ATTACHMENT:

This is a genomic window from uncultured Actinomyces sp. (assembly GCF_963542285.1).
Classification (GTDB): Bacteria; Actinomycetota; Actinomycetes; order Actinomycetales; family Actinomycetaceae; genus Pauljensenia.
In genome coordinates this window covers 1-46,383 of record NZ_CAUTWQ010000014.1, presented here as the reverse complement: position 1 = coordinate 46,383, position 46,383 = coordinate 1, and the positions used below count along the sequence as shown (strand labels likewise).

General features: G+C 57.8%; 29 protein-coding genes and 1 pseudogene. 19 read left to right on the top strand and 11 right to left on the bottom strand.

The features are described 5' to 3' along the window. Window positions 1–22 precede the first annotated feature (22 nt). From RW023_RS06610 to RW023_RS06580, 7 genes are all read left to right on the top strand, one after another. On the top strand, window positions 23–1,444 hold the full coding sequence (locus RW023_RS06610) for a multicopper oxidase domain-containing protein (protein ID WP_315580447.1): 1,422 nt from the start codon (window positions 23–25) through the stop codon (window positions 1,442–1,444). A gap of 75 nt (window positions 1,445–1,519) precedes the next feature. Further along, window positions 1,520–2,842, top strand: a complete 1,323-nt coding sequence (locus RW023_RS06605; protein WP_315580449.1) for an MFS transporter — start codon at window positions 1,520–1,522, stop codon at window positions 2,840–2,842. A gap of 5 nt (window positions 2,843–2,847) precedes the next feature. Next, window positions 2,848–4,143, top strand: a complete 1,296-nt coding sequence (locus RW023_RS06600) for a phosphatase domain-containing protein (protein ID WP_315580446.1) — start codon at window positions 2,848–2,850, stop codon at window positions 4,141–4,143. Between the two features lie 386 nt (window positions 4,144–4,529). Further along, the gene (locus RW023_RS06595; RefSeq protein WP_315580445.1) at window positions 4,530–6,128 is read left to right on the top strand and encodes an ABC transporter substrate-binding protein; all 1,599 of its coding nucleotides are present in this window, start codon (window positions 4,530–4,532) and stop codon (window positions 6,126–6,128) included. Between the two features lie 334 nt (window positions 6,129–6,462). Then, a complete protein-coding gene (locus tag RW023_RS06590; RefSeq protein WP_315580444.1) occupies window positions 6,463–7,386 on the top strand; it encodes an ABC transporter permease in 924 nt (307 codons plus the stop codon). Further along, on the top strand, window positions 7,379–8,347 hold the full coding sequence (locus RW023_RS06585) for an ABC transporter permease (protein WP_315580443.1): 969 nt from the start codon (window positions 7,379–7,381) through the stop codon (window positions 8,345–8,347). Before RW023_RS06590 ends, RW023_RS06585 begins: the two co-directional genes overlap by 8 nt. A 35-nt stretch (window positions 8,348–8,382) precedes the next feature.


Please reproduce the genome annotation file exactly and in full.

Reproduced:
This is a genomic window from uncultured Actinomyces sp. (assembly GCF_963542285.1).
Classification (GTDB): Bacteria; Actinomycetota; Actinomycetes; order Actinomycetales; family Actinomycetaceae; genus Pauljensenia.
In genome coordinates this window covers 1-46,383 of record NZ_CAUTWQ010000014.1, presented here as the reverse complement: position 1 = coordinate 46,383, position 46,383 = coordinate 1, and the positions used below count along the sequence as shown (strand labels likewise).

General features: G+C 57.8%; 29 protein-coding genes and 1 pseudogene. 19 read left to right on the top strand and 11 right to left on the bottom strand.

The features are described 5' to 3' along the window. Window positions 1–22 precede the first annotated feature (22 nt). From RW023_RS06610 to RW023_RS06580, 7 genes are all read left to right on the top strand, one after another. On the top strand, window positions 23–1,444 hold the full coding sequence (locus RW023_RS06610) for a multicopper oxidase domain-containing protein (protein ID WP_315580447.1): 1,422 nt from the start codon (window positions 23–25) through the stop codon (window positions 1,442–1,444). A gap of 75 nt (window positions 1,445–1,519) precedes the next feature. Further along, window positions 1,520–2,842, top strand: a complete 1,323-nt coding sequence (locus RW023_RS06605; protein WP_315580449.1) for an MFS transporter — start codon at window positions 1,520–1,522, stop codon at window positions 2,840–2,842. A gap of 5 nt (window positions 2,843–2,847) precedes the next feature. Next, window positions 2,848–4,143, top strand: a complete 1,296-nt coding sequence (locus RW023_RS06600) for a phosphatase domain-containing protein (protein ID WP_315580446.1) — start codon at window positions 2,848–2,850, stop codon at window positions 4,141–4,143. Between the two features lie 386 nt (window positions 4,144–4,529). Further along, the gene (locus RW023_RS06595; RefSeq protein WP_315580445.1) at window positions 4,530–6,128 is read left to right on the top strand and encodes an ABC transporter substrate-binding protein; all 1,599 of its coding nucleotides are present in this window, start codon (window positions 4,530–4,532) and stop codon (window positions 6,126–6,128) included. Between the two features lie 334 nt (window positions 6,129–6,462). Then, a complete protein-coding gene (locus tag RW023_RS06590; RefSeq protein WP_315580444.1) occupies window positions 6,463–7,386 on the top strand; it encodes an ABC transporter permease in 924 nt (307 codons plus the stop codon). Further along, on the top strand, window positions 7,379–8,347 hold the full coding sequence (locus RW023_RS06585) for an ABC transporter permease (protein WP_315580443.1): 969 nt from the start codon (window positions 7,379–7,381) through the stop codon (window positions 8,345–8,347). Before RW023_RS06590 ends, RW023_RS06585 begins: the two co-directional genes overlap by 8 nt. A 35-nt stretch (window positions 8,348–8,382) precedes the next feature.